Karl Marx studied Hegel’s absolute idealism, and understood it (through the work of Feuerbach) to be ‘inverted’ in nature. When turned the right way around, Marx developed the theory of ‘historical materialism’ (which replaced Hegel’s theory of ‘historical idealism’). The theory of historical materialism is ‘scientific’ in nature, and states that it is the economic reality of a society that determines the physical reality of that society. This is an ongoing historical process that does not allow for any ‘divine intervention’ in the affairs of humanity. It is through this materialist theory that Marx explains the historical reasons why it is that the impoverished working class (i.e. proletariat) exists in a subordinated and exploited manner, whilst being dominated by affluent middle class (i.e. bourgeisie), and how it is that this situation contains within itself, the seeds of its own inevitable transformation (through the agency of ‘revolution’). On this point, Marx states ‘In the social production of their life, men enter into definite relations that are indispensable and independent of their will, relations of production which correspond to a definite stage of development of their material productive forces. The sum total of these relations of production constitutes the economic structure of society, the real foundation, on which rises a legal and political superstructure and to which correspond definite forms of social consciousness. The mode of production of material life conditions the social, political and intellectual life process in general. It is not the consciousness of men that determines their being, but, on the contrary, their social being that determines their consciousness.’ (Preface: A Contribution to the Critique of Political Economy). Marx goes on to say that at some point in time, the material productive forces if become so strong that they out-grow the current organisation of society, and come into direct conflict with the existing (bourgeois) relations of society. As the workers become aware of their own material and productive powers, they mass organise and initiate an era of social revolution, eventually seizing the means of production, and radically transforming society through the agency of a socialist revolution. This is the playing-out of class antagonisms, and explains why Russian Marxist Georgi Plekhanov further developed this idea (in 1891), by referring to this process as ‘dialectical materialism’. This was developed from the work of Friedrich Engels (found in his book entitled ‘Dialectics of Nature’) whereby Engels uses the term ‘materialist dialectics’ as a means to combat and neutralise ‘idealistic dialectics’. The theory of scientific socialism as developed by Marx and Engels adopts a materialist outlook to explain human society and the human condition, but Marx and Engels rejected two forms of materialism prevalent in the 19th century, namely those of the ‘mechanistic’ and the ‘metaphysical’ variety. Marx rejected the mechanistic view because it suggested nothing could be changed, and he rejected metaphysical view because he recognised the existence and purpose of a human consciousness – even if it is generated from the brain and conditioned by outer circumstances and events. Marx views the immense productive forces of labour as the driving force behind the unfolding of history. The unfolding of the historical process is not a passive or indifferent passing of events, but is a dynamic, directing and transformative force within human affairs. Metaphysical materialism, strictly speaking denies the existence of this dialectical and historical materialism that Marx clearly sees as operating throughout human history, where it has reached a particular intensity after the Industrial Revolution. The concept of ‘dialectics’ within Marxism can also be applied to personal education, and the development of a proletariat mind that is freed of the oppression and limitations of the past, and which is collective in outlook, and thoroughly progressive and scientific in nature. This maybe taken as the use of Hegel’s dialectic of thesis, antitheses and synthesis – reworked to interpret the changes of the material world (through the negation of the negation) rather than the changes of the ‘idealistic’ (or ‘religious’) world.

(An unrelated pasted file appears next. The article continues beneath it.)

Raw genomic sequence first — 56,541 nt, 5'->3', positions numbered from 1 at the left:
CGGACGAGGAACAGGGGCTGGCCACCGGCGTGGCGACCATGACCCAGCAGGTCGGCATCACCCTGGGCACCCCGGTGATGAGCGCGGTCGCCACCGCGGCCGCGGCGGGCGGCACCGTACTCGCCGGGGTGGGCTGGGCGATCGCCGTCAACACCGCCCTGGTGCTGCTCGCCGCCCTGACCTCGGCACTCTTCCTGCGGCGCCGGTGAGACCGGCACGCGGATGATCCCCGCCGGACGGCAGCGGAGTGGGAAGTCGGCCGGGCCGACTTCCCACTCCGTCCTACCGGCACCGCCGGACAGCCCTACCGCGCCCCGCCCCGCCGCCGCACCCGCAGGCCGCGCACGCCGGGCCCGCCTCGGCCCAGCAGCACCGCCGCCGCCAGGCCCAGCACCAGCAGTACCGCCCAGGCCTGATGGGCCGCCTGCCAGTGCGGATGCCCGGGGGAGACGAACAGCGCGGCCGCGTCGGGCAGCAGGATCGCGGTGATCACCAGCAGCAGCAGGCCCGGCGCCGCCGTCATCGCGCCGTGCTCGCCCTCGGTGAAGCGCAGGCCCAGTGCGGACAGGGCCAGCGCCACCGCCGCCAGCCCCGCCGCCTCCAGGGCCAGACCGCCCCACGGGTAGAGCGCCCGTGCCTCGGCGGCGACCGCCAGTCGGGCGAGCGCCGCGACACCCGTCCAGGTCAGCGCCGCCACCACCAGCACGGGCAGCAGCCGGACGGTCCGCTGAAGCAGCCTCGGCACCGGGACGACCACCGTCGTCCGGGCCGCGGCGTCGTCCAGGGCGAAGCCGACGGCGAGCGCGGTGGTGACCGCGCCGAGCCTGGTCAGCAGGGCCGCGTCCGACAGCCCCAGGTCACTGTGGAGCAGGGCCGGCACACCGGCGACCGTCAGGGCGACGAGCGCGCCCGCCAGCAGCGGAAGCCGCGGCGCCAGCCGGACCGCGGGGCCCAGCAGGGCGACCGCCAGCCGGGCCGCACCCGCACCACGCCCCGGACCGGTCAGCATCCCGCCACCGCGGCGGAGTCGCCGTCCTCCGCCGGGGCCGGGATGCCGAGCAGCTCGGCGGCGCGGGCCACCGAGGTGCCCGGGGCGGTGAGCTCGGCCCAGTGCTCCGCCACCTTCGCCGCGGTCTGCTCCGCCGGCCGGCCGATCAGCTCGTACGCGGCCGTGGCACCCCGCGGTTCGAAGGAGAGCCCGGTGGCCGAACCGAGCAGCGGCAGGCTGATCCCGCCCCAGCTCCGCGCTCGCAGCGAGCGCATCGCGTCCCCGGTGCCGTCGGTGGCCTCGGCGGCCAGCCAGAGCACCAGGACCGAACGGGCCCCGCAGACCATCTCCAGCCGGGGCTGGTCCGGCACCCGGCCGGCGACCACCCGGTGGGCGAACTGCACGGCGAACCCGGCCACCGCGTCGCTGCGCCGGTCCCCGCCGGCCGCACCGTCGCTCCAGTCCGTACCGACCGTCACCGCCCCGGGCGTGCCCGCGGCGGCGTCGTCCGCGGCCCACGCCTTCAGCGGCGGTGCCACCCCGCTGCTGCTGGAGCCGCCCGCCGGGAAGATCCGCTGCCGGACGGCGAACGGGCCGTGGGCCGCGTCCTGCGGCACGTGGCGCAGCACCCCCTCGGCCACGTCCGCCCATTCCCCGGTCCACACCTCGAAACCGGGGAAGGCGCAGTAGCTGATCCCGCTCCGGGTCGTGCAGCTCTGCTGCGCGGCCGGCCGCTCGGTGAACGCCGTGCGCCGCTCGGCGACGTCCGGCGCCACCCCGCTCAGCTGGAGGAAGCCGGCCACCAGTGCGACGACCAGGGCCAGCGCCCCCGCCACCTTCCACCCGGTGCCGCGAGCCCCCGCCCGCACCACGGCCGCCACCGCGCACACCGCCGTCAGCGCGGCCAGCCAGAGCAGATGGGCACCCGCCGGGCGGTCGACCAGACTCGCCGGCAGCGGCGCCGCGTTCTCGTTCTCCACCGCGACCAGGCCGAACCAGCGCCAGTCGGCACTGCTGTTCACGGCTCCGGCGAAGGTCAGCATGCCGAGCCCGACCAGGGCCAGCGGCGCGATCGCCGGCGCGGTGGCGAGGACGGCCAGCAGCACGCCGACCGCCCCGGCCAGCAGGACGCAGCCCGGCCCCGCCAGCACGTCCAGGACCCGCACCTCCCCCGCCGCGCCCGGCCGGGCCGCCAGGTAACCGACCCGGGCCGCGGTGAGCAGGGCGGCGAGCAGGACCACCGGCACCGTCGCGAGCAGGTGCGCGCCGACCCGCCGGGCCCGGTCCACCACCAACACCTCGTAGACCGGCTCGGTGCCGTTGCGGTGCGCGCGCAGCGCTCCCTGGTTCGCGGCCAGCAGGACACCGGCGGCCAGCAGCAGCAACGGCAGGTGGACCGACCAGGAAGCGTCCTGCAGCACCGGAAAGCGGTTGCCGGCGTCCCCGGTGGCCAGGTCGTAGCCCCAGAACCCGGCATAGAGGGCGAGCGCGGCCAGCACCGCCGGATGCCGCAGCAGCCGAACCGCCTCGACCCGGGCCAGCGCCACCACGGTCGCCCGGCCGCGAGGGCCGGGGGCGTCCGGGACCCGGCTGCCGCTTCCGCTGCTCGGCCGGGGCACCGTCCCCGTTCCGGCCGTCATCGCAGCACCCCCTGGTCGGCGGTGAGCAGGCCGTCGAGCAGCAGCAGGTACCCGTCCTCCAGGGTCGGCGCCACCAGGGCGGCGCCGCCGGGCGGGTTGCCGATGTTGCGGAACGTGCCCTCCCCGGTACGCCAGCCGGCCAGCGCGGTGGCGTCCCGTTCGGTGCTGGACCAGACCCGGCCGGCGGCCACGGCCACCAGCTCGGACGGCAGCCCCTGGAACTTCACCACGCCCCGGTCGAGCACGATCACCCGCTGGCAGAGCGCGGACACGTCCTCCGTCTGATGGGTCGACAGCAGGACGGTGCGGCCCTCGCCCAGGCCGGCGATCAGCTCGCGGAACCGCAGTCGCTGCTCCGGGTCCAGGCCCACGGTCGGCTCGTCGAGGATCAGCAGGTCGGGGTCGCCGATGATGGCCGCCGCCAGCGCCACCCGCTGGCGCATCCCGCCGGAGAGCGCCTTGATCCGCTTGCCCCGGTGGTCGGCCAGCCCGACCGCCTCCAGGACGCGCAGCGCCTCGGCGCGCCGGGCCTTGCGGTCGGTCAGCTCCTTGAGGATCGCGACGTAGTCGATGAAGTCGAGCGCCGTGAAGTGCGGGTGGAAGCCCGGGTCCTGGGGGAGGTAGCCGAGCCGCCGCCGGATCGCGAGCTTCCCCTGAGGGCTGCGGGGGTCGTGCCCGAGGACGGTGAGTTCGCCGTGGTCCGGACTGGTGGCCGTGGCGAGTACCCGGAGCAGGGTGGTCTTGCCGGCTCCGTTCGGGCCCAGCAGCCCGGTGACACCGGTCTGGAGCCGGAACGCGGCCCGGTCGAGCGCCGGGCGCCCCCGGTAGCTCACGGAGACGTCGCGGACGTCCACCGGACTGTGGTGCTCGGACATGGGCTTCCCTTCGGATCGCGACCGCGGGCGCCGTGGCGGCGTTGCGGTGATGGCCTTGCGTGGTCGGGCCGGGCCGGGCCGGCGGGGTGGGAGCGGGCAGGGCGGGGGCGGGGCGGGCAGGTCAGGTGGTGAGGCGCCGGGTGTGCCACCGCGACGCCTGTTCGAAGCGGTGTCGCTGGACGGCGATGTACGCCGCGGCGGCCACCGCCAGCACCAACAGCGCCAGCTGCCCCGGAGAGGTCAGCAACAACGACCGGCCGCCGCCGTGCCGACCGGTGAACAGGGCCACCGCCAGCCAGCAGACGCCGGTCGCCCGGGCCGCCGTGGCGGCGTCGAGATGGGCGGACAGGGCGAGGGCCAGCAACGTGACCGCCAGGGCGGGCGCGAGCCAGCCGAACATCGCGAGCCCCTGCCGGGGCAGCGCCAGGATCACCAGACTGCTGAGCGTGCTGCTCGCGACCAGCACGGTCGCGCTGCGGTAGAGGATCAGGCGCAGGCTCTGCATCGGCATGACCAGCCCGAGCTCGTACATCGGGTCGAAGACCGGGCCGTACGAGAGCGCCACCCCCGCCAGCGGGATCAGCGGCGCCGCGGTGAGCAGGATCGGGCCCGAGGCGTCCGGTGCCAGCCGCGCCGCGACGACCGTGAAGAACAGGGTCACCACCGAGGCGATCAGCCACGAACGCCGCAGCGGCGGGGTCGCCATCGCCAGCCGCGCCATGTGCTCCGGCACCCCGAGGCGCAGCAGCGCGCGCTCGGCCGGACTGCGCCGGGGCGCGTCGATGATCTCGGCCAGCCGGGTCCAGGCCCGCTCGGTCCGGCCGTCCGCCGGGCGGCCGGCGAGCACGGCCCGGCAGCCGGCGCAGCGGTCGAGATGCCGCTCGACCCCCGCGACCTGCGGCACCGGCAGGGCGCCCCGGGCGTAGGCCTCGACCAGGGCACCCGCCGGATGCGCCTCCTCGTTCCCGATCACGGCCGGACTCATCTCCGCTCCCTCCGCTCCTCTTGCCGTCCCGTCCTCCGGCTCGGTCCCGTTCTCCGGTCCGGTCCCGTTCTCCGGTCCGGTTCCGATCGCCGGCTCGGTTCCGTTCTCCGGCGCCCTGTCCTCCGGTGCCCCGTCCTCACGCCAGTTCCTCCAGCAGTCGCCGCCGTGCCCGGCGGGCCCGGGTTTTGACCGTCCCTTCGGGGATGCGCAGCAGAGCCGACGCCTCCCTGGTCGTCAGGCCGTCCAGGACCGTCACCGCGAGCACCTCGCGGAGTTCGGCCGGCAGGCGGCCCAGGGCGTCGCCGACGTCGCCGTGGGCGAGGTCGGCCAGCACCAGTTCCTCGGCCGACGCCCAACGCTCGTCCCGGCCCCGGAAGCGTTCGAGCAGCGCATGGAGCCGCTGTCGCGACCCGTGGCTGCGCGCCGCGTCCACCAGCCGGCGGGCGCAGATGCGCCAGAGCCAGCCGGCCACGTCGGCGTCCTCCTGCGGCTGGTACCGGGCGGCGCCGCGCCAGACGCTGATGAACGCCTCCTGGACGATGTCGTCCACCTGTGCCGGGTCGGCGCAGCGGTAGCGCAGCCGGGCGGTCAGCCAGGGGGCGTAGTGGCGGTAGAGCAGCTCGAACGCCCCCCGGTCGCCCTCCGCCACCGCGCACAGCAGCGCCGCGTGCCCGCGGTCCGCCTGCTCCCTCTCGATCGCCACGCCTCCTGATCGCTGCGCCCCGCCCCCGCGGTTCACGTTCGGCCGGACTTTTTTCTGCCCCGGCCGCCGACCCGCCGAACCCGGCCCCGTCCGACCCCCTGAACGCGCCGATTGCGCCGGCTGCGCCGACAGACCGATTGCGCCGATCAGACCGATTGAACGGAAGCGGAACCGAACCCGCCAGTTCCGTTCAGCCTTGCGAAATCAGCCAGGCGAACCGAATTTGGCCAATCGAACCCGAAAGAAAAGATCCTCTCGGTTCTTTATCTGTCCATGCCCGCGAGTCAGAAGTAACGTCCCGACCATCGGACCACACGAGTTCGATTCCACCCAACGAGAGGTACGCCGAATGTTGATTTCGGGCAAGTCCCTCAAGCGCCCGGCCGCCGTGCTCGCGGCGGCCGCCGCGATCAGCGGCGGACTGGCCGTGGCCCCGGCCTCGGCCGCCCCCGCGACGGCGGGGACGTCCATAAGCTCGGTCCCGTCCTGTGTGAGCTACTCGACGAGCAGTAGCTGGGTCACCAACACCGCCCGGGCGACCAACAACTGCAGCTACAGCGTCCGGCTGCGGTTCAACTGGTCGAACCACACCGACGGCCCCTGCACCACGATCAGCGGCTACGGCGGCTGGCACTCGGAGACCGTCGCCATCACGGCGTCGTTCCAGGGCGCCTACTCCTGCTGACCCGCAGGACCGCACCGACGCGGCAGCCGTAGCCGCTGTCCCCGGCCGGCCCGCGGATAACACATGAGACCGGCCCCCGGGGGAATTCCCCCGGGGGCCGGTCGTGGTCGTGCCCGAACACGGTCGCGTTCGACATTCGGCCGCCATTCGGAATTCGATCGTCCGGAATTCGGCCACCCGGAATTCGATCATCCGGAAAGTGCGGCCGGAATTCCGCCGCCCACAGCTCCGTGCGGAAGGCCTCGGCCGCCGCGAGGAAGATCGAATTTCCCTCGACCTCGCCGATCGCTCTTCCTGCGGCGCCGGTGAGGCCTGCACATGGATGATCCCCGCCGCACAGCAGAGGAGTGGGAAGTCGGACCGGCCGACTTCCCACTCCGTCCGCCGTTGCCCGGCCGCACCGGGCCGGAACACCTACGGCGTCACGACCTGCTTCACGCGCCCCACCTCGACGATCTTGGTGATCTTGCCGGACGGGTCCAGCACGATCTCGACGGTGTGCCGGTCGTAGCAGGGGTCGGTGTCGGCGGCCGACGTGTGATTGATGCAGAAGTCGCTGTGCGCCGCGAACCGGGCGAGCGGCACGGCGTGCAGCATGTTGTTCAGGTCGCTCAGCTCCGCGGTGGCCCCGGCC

The Internal Model of Perception